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Implications of Industrial Loads for Ammonia Pollution in an Urban Lake

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The recent history of loading of total ammonia (T-NH3) and organic nitrogen (N) from a pharmaceutical manufacturing facility to a municipal treatment plant (Metro) in Syracuse, New York, and the discharge of these constituents from Metro to N-polluted Onondaga Lake is documented. Further, the benefit of the implementation of pretreatment at the pharmaceutical plant, and the effect of an upset event at this treatment facility on loading to Metro and the lake and in-lake concentrations are also documented. Models are used as analytical tools to couple loading and in-lake concentrations, to delineate the role that this pharmaceutical facility has played in the lake's ammonia pollution problem, and to evaluate the potential implications of future pretreatment upset events for the success of a rehabilitation program that is underway for the lake. The responsiveness of the lake to reductions in external loading is established by the lower T-NH3 concentration observed in the upper waters of the lake in the spring of 1999. Model analysis demonstrates this reduction was primarily (∼ 75%) because of the decrease in loading from the pharmaceutical facility achieved by pretreatment. An abrupt increase in loading in May 1999 associated with an upset event at the pretreatment facility caused a corresponding increase in the T-NH3 concentration of the lake of approximately 0.5 mg N/L. Model projections demonstrate that the load from the pharmaceutical plant before construction of the pretreatment facility exacerbated the lake's ammonia problems by increasing the occurrence and margin of violations of the toxicity standard. Continued upset events at the pretreatment plant could compromise the lake rehabilitation program.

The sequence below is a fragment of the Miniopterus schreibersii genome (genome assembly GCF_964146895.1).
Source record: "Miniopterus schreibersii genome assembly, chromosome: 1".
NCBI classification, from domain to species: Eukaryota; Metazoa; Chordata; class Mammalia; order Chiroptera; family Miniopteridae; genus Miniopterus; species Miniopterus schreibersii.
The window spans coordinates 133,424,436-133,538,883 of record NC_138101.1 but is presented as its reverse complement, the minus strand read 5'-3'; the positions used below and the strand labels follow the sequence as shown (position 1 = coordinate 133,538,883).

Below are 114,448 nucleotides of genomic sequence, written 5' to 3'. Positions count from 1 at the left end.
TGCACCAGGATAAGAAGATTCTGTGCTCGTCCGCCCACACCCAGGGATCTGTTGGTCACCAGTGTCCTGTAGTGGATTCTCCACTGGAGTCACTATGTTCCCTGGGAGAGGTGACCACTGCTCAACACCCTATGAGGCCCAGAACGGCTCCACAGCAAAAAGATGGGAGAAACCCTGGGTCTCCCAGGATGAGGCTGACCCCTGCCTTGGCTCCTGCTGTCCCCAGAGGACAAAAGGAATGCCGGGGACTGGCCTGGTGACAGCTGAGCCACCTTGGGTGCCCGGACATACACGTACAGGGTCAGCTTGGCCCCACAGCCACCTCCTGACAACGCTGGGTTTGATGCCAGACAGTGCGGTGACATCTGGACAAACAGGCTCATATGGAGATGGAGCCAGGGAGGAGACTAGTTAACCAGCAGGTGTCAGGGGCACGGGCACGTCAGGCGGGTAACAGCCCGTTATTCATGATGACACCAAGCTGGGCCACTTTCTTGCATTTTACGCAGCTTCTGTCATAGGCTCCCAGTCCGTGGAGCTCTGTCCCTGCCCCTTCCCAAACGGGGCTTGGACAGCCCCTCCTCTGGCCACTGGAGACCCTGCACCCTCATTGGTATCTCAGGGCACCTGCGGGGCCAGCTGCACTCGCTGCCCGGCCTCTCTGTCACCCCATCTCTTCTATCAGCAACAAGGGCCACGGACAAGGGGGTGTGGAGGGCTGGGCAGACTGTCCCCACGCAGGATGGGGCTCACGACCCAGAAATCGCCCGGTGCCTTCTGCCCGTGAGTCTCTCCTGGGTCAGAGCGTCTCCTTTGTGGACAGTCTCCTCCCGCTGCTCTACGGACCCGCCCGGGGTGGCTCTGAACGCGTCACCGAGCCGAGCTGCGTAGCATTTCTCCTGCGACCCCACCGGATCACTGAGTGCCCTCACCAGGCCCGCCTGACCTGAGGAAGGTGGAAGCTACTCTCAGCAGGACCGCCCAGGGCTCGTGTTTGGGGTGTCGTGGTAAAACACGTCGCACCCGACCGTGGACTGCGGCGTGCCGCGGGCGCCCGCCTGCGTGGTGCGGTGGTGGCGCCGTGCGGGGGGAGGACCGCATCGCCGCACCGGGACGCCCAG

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Document Type: Research Article

Publication date: 2001-03-01

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    Water Environment Research (WER) publishes peer-reviewed research papers, research notes, state-of-the-art and critical reviews on original, fundamental and applied research in all scientific and technical areas related to water quality, pollution control, and management. An annual Literature Review provides a review of published books and articles on water quality topics from the previous year.

    Published as: Sewage Works Journal, 1928 - 1949; Sewage and Industrial Wastes, 1950 - 1959; Journal Water Pollution Control Federation, 1959 - Oct 1989; Research Journal Water Pollution Control Federation, Nov 1989 - 1991; Water Environment Research, 1992 - present.
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